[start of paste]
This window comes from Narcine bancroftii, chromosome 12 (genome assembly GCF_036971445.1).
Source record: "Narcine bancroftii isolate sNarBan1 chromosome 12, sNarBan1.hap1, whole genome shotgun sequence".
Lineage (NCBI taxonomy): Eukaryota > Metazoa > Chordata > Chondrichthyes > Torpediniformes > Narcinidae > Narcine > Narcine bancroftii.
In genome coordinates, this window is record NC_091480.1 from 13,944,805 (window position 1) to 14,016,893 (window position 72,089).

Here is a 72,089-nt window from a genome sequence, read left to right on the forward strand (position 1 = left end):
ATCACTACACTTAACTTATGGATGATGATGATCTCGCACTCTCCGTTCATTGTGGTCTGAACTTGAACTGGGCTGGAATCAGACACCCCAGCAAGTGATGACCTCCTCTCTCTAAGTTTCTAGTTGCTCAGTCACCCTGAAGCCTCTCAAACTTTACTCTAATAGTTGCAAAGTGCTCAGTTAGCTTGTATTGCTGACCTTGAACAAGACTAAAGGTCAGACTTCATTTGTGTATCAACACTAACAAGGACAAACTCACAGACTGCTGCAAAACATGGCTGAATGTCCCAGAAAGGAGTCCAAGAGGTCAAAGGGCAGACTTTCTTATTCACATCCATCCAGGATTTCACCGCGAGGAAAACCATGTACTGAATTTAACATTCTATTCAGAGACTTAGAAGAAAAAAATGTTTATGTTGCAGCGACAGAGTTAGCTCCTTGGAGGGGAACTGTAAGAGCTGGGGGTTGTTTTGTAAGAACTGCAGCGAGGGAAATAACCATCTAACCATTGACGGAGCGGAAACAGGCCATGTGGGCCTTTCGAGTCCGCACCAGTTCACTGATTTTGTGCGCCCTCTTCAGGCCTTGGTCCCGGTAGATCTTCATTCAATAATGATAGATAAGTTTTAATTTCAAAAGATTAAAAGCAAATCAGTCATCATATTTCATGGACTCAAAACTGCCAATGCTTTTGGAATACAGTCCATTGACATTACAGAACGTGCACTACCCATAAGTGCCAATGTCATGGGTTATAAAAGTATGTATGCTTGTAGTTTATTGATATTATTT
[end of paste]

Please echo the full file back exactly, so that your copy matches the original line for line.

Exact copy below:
This window comes from Narcine bancroftii, chromosome 12 (genome assembly GCF_036971445.1).
Source record: "Narcine bancroftii isolate sNarBan1 chromosome 12, sNarBan1.hap1, whole genome shotgun sequence".
Lineage (NCBI taxonomy): Eukaryota > Metazoa > Chordata > Chondrichthyes > Torpediniformes > Narcinidae > Narcine > Narcine bancroftii.
In genome coordinates, this window is record NC_091480.1 from 13,944,805 (window position 1) to 14,016,893 (window position 72,089).

Here is a 72,089-nt window from a genome sequence, read left to right on the forward strand (position 1 = left end):
ATCACTACACTTAACTTATGGATGATGATGATCTCGCACTCTCCGTTCATTGTGGTCTGAACTTGAACTGGGCTGGAATCAGACACCCCAGCAAGTGATGACCTCCTCTCTCTAAGTTTCTAGTTGCTCAGTCACCCTGAAGCCTCTCAAACTTTACTCTAATAGTTGCAAAGTGCTCAGTTAGCTTGTATTGCTGACCTTGAACAAGACTAAAGGTCAGACTTCATTTGTGTATCAACACTAACAAGGACAAACTCACAGACTGCTGCAAAACATGGCTGAATGTCCCAGAAAGGAGTCCAAGAGGTCAAAGGGCAGACTTTCTTATTCACATCCATCCAGGATTTCACCGCGAGGAAAACCATGTACTGAATTTAACATTCTATTCAGAGACTTAGAAGAAAAAAATGTTTATGTTGCAGCGACAGAGTTAGCTCCTTGGAGGGGAACTGTAAGAGCTGGGGGTTGTTTTGTAAGAACTGCAGCGAGGGAAATAACCATCTAACCATTGACGGAGCGGAAACAGGCCATGTGGGCCTTTCGAGTCCGCACCAGTTCACTGATTTTGTGCGCCCTCTTCAGGCCTTGGTCCCGGTAGATCTTCATTCAATAATGATAGATAAGTTTTAATTTCAAAAGATTAAAAGCAAATCAGTCATCATATTTCATGGACTCAAAACTGCCAATGCTTTTGGAATACAGTCCATTGACATTACAGAACGTGCACTACCCATAAGTGCCAATGTCATGGGTTATAAAAGTATGTATGCTTGTAGTTTATTGATATTATTT